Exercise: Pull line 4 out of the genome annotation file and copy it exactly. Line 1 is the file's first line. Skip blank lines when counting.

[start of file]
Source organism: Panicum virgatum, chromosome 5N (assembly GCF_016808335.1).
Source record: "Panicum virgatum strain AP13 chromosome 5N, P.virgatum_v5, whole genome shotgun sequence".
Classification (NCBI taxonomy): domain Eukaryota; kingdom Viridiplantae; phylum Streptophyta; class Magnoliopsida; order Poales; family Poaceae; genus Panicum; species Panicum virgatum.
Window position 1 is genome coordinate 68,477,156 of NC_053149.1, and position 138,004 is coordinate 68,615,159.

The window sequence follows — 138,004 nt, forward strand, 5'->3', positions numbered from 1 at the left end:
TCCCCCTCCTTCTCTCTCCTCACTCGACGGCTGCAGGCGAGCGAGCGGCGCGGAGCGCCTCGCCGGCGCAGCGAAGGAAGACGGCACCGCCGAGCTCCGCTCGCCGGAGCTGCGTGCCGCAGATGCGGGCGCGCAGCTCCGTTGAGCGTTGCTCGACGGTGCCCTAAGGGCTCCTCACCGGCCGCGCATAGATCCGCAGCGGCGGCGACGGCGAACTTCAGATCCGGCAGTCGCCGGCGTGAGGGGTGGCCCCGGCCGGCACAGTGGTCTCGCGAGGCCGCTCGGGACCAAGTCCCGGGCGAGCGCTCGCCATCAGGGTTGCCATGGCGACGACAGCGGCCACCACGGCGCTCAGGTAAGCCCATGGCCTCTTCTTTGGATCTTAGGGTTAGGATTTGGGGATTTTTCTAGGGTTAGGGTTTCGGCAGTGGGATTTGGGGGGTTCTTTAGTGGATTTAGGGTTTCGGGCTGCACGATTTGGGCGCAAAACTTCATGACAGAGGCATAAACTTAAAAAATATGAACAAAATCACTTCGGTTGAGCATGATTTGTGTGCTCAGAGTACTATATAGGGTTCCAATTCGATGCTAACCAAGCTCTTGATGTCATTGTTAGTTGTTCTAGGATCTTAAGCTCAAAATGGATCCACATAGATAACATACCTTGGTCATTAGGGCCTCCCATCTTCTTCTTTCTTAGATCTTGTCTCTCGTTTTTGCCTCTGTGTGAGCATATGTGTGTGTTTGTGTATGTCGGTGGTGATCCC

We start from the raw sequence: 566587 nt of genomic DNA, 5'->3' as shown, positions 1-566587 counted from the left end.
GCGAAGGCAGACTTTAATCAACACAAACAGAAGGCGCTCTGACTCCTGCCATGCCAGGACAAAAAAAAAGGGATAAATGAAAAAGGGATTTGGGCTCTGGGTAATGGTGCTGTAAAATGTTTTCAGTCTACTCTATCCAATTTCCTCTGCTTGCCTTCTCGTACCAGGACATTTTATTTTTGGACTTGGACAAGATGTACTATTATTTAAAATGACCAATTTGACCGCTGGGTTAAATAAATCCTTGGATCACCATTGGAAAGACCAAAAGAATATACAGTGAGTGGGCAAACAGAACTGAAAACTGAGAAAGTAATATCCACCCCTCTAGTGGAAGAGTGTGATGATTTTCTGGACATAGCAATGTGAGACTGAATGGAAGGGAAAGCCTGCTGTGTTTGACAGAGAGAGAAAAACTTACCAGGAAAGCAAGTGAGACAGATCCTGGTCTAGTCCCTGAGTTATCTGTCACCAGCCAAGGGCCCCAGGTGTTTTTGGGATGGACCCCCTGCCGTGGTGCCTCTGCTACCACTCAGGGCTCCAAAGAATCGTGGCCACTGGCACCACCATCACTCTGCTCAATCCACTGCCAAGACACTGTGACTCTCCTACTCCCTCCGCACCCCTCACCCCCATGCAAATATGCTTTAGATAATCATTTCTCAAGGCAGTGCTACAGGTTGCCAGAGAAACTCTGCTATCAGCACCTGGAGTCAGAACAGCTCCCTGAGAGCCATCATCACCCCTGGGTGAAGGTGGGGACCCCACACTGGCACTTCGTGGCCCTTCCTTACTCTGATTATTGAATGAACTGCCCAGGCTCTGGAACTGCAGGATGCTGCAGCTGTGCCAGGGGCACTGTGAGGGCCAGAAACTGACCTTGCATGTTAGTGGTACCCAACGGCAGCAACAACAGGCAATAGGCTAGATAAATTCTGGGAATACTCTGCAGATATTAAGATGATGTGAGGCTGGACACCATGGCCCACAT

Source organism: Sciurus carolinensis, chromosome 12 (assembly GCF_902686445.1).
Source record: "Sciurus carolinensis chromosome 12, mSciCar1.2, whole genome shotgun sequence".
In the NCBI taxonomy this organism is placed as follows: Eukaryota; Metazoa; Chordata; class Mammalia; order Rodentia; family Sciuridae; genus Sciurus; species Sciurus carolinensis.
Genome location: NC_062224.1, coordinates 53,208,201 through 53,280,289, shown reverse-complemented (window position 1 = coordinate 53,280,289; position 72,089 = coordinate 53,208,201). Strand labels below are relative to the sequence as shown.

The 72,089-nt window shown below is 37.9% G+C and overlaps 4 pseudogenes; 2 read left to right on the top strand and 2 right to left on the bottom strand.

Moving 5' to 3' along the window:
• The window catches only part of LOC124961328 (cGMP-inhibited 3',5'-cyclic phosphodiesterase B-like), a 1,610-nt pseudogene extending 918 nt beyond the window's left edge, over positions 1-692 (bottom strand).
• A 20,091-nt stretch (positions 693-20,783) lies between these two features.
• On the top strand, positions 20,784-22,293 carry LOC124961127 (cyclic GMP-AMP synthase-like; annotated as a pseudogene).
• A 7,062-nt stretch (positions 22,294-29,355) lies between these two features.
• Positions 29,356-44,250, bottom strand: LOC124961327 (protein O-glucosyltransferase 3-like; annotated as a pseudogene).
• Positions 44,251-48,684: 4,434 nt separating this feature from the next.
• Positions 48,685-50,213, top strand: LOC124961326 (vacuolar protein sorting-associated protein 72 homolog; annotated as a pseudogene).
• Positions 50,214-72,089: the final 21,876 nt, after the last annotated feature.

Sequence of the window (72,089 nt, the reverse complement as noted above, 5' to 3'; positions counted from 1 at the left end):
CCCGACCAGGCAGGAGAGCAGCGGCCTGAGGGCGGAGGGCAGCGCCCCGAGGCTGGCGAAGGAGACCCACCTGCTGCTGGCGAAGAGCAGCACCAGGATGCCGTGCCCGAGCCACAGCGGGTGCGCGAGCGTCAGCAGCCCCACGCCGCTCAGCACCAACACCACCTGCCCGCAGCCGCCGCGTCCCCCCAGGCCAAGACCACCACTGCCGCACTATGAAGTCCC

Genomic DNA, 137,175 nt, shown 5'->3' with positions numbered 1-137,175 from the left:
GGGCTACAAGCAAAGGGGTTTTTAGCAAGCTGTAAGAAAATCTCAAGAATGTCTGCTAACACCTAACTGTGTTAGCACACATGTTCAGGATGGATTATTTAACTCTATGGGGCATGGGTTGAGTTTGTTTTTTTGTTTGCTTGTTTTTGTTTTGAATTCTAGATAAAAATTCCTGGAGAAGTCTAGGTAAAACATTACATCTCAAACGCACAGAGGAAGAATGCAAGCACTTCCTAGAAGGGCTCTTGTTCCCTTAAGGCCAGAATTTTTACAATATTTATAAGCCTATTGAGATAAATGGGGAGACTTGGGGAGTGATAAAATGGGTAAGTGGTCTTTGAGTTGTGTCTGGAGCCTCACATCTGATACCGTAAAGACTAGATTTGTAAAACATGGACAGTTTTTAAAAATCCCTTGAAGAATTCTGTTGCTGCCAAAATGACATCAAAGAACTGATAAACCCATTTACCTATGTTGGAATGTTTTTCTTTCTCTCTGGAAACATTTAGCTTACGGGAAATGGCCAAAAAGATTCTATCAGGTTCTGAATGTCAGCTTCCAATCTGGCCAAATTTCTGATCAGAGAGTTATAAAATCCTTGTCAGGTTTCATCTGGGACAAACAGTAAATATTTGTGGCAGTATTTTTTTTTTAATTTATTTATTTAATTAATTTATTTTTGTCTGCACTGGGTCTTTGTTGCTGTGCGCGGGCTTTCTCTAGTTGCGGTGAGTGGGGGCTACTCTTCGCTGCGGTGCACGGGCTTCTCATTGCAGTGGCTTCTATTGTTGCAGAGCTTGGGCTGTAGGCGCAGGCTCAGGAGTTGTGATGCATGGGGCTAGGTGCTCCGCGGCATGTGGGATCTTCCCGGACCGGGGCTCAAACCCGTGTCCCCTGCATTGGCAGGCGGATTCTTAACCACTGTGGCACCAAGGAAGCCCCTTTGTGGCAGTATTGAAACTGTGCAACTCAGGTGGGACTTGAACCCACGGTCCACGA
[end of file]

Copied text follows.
Window position 1 is genome coordinate 68,477,156 of NC_053149.1, and position 138,004 is coordinate 68,615,159.